Micro-business in the UK is now big: it’s time we understood it better.
By Adam Lent, Director of the Action and Research Centre, RSA
Nicole Vanderbilt, Managing Director for Europe, Etsy
The rise of the very small business seems unstoppable. Over the last forty years the total number of businesses in the UK has grown from around 800,000 to almost 5 million. Over 95% of these employ less than nine people meaning they are officially ‘micro-businesses’. That’s an awfully rapid growth in this type of company and a very big shift in the way our economy works.
And the trend only seems to be accelerating: the number of micro-businesses has grown by 40% in the last decade alone.
These micro-businesses may be small but they are powerful. They now account for a third of all employment in the UK (almost 8 million people) and a fifth of private sector turnover. It is also clear that smaller companies have generated more jobs in recent years than big business.
Strangely, however, we do not know much about this increasingly central part of our economy. Why has there been such an explosion of micro-businesses? What does it mean for the future of the economy? What impact has it had on our society’s values and politics? We can speculate but there has been little hard thinking or rigorous research.
We also know surprisingly little about the motivations and hopes of the people who run micro-businesses. How many, for example, run a micro-business primarily because it gives them greater autonomy and the freedom to be creative and how many are looking to make their fortune? We simply do not know.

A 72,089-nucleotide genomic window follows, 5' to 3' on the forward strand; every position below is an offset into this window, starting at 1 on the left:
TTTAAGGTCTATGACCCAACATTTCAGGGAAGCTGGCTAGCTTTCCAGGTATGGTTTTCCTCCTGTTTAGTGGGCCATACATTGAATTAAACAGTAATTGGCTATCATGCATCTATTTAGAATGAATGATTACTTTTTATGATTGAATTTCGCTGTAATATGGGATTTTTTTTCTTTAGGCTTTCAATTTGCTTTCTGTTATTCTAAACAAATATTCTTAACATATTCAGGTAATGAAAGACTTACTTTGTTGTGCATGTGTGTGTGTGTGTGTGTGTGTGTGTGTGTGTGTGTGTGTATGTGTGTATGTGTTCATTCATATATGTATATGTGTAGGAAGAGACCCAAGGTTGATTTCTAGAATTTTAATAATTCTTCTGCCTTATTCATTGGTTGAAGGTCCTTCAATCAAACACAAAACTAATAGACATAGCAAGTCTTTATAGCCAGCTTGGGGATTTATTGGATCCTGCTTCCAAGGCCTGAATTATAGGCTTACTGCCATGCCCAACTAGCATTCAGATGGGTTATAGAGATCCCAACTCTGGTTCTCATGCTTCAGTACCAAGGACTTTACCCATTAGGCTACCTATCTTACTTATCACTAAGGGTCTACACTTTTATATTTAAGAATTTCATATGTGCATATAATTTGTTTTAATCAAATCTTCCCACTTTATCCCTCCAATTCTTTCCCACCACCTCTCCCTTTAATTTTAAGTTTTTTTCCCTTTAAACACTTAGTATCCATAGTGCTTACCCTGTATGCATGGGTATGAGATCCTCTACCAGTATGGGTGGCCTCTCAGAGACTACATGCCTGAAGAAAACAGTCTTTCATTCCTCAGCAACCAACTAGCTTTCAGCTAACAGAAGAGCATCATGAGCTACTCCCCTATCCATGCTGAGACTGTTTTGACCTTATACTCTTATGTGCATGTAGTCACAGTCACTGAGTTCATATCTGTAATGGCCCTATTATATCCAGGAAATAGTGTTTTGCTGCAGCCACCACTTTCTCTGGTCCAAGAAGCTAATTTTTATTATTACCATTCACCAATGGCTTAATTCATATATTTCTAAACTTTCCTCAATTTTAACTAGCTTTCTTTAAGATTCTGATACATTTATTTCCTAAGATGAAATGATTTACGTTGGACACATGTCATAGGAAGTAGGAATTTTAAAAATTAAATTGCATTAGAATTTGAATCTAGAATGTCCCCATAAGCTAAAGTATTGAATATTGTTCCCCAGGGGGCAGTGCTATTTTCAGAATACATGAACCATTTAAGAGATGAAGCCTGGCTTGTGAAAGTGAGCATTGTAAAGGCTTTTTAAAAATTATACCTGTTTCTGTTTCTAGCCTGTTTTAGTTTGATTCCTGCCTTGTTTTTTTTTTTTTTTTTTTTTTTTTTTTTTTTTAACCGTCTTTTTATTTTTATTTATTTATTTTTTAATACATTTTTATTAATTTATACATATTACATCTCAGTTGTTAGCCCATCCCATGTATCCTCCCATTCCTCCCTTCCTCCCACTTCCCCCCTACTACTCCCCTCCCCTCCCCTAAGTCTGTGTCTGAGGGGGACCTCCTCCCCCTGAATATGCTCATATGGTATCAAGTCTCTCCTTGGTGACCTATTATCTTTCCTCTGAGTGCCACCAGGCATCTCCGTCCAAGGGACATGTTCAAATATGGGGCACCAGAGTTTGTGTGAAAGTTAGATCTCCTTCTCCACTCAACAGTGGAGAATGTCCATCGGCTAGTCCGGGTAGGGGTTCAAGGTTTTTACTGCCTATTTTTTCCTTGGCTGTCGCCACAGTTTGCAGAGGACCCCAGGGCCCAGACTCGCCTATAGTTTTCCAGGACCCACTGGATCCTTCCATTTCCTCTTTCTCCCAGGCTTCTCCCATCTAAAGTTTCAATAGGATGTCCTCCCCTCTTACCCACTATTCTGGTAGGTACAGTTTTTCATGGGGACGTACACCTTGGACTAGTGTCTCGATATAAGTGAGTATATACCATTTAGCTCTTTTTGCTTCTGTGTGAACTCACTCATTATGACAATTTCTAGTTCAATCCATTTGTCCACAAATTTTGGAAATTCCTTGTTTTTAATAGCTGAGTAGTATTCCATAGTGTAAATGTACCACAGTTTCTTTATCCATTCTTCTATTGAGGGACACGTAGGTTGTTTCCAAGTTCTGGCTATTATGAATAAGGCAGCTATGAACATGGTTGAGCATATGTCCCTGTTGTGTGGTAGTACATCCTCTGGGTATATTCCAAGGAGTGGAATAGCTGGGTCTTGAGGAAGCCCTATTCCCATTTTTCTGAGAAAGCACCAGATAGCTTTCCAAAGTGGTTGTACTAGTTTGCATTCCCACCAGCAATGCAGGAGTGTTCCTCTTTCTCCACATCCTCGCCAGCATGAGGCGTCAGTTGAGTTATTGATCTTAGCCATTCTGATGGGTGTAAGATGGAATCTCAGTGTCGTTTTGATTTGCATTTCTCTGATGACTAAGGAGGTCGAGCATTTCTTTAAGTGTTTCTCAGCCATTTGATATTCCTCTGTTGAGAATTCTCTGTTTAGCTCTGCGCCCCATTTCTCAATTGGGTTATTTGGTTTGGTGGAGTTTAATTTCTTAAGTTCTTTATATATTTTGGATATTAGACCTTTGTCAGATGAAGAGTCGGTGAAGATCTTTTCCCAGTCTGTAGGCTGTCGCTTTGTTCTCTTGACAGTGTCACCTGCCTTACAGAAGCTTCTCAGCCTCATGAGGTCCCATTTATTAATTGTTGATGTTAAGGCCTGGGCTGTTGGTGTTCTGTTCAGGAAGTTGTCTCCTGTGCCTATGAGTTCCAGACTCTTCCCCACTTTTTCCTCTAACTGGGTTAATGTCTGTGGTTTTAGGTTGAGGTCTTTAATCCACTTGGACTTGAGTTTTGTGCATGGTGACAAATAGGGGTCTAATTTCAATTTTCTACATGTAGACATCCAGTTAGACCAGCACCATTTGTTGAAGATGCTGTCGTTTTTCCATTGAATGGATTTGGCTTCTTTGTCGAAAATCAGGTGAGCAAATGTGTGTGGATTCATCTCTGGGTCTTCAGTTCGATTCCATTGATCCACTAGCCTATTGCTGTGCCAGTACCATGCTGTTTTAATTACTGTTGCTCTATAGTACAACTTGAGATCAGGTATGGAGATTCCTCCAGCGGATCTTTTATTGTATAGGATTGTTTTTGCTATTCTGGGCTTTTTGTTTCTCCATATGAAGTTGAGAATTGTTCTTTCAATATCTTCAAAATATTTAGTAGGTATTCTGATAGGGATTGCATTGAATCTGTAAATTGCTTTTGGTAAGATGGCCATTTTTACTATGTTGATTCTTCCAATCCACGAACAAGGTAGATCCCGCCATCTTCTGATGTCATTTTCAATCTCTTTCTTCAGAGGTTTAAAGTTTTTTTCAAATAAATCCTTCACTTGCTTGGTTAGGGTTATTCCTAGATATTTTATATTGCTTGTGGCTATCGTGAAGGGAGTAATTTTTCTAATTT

This is why the RSA and Etsy have teamed up to launch a research project – called The Power of Small – to answer these and other questions. Over eighteen months, we will run surveys, conduct interviews and analyse data to understand as much as we can about micro-business in the UK. Our findings will be presented through a series of reports, public events and on the RSA and Etsy blogs.
A central part of the project will be to find out as much as we can about the many Etsy sellers in the UK. We’re particularly interested in the connections they form with each other, their customers and the world outside Etsy.
The aim is not just to find out more about micro-business for its own sake. Ultimately, we want to help government, support organisations and, of course, micro-businesses themselves understand how small-scale enterprise can build the more creative society for which both the RSA and Etsy are aiming.
If you’d like to know more about The Power of Small project and want to be kept up to date with developments contact Ben Dellot by emailing him at firstname.lastname@example.org